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Saturday, December 21, 2019


by Jen Schneider

The holes left by 14 bullets that tore through their house during the nearly 8-hour police standoff in North Philly on August 15, 2019—which saw six officers shot but no one killed—were being patched up for free. Finally, their home would no longer serve as an unwanted reminder of the terror and trauma he felt after being trapped inside while more than 100 rounds were fired from directly across the street. Photo: Mayor Jim Kenney talks to Cynthia Muse, block captain on the 3700 block of N. 15th Street, and other neighbors LAYLA A. JONES / BILLY PENN November 7, 2019.
Police remained on the scene after a gunman was apprehended following the standoff on August 15, 2019, in Philadelphia. —WHYY

Late afternoon, right before naptime, the troubled marksman paced in a first-floor apartment. On the second floor, baby’s dog-eared picture book dropped, then bounced, on the hardwood floor. Fan whirrs stifled ground floor hollers. Gunshots sliced heavy air.  Bang. Crack. Thud. Momentary silence. More fire. Help. First-floor situation. Second-floor fear. Voices drifting through vents roused all. Four pairs of eyes, arms, legs, and sweat-drenched ears hid under freshly laundered-cotton sheets. Specks of yellow daffodils sprinkled among confetti bursts of green, red, and turquoise streamers shielded bodies that retreated into each other. Silence, then creaks in the back window.  Tap. Crink. Clank. Glass pane rose. “Police. This way. It’s okay. Baby first.”  Drops of tears, questions, and relief pooled on the hardwood floor. Four pairs of eyes, arms, legs, and sweat-drenched ears slid to safety, down freshly laundered cotton sheets. Bare soles—and souls—touched searing concrete. Block on lockdown.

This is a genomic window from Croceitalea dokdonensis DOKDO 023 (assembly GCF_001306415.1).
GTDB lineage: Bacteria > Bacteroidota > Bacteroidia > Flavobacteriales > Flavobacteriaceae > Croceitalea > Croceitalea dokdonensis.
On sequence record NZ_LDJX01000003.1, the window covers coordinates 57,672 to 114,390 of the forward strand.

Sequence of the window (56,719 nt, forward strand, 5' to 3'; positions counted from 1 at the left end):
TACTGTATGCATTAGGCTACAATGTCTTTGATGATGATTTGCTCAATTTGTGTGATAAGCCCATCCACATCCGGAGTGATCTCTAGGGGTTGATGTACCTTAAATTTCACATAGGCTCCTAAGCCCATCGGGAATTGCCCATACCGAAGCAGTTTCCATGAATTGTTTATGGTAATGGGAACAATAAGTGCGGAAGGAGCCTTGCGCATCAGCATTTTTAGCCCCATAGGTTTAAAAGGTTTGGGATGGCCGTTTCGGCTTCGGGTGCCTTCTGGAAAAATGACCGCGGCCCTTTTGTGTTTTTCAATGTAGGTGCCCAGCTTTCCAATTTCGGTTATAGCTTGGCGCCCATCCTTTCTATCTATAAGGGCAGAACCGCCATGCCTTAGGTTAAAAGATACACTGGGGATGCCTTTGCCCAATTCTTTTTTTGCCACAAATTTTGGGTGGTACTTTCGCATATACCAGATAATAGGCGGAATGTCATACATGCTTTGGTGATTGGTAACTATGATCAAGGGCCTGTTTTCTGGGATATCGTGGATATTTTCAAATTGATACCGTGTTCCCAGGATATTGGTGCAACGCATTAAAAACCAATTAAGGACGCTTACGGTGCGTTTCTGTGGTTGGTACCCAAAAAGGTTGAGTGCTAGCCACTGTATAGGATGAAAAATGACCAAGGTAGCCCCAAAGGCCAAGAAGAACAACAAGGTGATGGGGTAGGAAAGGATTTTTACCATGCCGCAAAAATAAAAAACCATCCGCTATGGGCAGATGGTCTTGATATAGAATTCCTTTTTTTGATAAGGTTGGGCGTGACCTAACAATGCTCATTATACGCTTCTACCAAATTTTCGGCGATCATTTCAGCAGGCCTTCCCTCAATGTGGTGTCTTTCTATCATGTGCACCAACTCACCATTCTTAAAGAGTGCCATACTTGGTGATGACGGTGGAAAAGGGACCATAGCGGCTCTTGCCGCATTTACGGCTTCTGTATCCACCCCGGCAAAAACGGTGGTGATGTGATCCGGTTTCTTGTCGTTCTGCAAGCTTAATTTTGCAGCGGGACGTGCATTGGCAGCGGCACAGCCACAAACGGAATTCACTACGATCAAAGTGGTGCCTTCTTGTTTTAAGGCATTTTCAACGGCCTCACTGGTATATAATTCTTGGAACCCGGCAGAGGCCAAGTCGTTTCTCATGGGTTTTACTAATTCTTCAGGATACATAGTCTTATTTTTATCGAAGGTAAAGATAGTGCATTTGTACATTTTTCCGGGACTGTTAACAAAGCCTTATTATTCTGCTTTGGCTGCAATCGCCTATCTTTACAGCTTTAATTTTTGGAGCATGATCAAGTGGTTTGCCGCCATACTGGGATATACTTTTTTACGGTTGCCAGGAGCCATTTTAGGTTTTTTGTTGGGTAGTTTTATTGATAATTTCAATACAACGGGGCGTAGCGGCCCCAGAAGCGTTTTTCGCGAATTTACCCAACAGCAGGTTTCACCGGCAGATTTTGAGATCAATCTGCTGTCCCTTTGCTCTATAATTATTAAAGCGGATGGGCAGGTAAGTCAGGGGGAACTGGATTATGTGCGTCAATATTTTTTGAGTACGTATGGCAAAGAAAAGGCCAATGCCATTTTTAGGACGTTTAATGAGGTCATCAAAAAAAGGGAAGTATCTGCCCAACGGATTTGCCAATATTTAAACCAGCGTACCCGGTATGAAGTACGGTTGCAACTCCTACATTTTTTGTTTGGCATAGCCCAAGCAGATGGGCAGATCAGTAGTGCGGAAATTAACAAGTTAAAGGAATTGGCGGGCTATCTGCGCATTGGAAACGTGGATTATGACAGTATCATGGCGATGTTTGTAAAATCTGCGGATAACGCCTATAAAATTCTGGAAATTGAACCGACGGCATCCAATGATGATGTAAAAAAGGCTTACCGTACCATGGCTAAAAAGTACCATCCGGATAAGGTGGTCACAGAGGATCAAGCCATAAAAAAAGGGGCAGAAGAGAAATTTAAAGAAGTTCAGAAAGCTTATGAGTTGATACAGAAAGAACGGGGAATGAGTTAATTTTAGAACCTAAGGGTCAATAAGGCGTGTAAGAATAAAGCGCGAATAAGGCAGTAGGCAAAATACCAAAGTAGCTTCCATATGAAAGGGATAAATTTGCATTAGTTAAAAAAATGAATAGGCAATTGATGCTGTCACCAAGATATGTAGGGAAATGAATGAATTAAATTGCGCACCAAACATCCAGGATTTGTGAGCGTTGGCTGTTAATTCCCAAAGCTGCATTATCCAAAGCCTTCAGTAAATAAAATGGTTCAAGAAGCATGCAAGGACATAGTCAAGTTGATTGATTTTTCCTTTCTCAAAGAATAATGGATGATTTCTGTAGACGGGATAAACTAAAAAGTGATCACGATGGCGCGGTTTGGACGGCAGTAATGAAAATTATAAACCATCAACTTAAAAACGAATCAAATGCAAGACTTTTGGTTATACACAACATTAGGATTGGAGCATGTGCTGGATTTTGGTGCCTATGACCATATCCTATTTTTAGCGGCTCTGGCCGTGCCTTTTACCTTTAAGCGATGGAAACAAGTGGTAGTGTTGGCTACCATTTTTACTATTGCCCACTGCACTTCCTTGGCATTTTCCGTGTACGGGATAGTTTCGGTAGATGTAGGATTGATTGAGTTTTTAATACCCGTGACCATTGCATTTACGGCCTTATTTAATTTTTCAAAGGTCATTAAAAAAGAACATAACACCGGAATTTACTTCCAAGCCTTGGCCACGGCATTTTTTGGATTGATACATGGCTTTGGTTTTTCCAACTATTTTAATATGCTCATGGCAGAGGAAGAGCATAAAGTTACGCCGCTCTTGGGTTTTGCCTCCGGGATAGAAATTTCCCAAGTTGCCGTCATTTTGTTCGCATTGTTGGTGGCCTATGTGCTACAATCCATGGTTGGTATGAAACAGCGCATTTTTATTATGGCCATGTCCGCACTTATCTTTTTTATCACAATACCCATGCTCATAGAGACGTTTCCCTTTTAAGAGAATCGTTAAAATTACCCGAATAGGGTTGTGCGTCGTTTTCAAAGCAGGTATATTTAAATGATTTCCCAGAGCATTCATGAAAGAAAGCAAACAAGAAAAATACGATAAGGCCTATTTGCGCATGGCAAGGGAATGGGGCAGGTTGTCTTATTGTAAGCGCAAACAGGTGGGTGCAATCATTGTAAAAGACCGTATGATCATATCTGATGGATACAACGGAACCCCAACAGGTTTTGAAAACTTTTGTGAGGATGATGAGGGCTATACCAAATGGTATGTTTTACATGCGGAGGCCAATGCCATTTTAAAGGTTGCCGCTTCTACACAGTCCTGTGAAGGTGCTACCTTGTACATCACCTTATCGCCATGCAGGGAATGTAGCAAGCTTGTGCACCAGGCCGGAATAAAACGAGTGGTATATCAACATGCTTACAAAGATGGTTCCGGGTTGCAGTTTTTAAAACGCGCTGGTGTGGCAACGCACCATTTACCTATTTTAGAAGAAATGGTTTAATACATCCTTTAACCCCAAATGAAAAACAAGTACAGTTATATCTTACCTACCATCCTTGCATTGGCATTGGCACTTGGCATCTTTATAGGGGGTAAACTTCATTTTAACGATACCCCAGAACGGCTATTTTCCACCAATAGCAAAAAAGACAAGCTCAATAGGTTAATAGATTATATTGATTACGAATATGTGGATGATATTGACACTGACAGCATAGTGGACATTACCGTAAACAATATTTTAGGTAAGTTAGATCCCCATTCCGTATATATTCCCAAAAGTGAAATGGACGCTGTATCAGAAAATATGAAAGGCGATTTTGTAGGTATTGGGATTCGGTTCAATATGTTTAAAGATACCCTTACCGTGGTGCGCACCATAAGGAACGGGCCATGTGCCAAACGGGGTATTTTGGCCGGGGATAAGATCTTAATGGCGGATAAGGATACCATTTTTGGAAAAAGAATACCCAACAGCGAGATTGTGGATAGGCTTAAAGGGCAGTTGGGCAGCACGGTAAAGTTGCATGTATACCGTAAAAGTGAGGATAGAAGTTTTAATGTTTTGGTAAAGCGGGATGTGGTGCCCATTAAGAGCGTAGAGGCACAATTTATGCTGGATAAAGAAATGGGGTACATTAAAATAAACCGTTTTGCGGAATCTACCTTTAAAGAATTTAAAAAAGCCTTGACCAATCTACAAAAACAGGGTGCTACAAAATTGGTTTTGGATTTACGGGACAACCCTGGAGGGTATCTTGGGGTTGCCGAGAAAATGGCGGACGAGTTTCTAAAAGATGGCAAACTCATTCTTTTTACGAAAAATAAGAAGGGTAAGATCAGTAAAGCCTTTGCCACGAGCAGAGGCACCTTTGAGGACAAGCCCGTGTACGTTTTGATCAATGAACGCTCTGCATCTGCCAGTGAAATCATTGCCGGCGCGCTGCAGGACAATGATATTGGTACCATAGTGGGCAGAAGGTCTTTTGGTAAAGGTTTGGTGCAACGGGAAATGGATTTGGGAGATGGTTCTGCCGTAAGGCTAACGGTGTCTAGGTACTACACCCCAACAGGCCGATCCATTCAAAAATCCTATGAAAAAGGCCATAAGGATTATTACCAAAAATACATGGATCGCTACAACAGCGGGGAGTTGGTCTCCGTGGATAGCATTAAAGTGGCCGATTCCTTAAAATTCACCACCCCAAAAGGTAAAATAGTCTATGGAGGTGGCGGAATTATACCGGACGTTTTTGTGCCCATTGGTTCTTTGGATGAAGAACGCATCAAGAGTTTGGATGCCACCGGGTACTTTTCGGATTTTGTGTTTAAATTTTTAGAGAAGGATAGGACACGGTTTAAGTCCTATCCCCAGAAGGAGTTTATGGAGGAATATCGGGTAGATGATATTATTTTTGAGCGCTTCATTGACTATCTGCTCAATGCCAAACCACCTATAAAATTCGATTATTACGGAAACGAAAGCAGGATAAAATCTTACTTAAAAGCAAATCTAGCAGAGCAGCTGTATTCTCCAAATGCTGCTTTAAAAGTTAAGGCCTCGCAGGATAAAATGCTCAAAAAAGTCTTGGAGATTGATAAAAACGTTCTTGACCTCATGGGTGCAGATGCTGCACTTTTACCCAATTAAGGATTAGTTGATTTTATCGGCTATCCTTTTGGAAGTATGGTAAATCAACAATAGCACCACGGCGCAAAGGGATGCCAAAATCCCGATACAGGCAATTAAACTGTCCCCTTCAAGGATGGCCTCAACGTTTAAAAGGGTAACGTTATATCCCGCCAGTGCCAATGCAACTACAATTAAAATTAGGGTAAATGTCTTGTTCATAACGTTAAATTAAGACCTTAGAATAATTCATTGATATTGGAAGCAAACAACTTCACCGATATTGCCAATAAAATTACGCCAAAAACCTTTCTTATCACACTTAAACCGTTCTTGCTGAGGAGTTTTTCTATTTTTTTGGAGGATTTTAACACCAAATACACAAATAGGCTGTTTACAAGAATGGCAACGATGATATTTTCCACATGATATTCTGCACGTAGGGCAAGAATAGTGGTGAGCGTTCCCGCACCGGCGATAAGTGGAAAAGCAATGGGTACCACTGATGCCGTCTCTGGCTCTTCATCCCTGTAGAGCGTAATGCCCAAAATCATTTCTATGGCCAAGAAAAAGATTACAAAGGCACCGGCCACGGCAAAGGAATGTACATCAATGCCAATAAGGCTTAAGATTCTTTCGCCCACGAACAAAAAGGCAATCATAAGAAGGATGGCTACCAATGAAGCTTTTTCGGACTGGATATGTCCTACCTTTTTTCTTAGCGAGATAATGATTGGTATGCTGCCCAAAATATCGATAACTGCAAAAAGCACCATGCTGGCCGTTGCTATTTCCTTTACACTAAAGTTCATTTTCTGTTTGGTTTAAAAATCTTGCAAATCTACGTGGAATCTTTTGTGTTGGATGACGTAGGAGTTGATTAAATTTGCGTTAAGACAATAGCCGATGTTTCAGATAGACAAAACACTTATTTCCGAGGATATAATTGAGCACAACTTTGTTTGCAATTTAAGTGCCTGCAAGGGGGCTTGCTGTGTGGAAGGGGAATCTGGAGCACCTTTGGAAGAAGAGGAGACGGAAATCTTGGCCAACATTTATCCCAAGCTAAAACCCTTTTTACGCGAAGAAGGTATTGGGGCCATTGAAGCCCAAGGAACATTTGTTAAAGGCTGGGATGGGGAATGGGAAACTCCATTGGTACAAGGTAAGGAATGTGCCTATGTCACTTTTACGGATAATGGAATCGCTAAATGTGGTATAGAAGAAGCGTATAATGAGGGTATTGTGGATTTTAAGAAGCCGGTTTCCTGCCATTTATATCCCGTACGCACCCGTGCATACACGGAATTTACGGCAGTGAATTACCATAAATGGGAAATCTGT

Prayers for police. Salvation. No more guns. Questions. Unanswered. Sirens continued to roar.

Hours later, right before bedtime, we returned home. The television flickered. New nightmares. Naptime. On primetime. Our prayers. Our faces. Recorded. Replayed. All in 10-second clips.

Jen Schneider is an educator, attorney, and writer. She lives, writes, and works in small spaces throughout Philadelphia. Her work appears in The Coil, The Popular Culture Studies Journal, unstamatic, Zingara Poetry Review, 42 Stories Anthology (forthcoming), Voices on the Move (forthcoming), Chaleur Magazine, LSE Review of Books, and other literary and scholarly journals.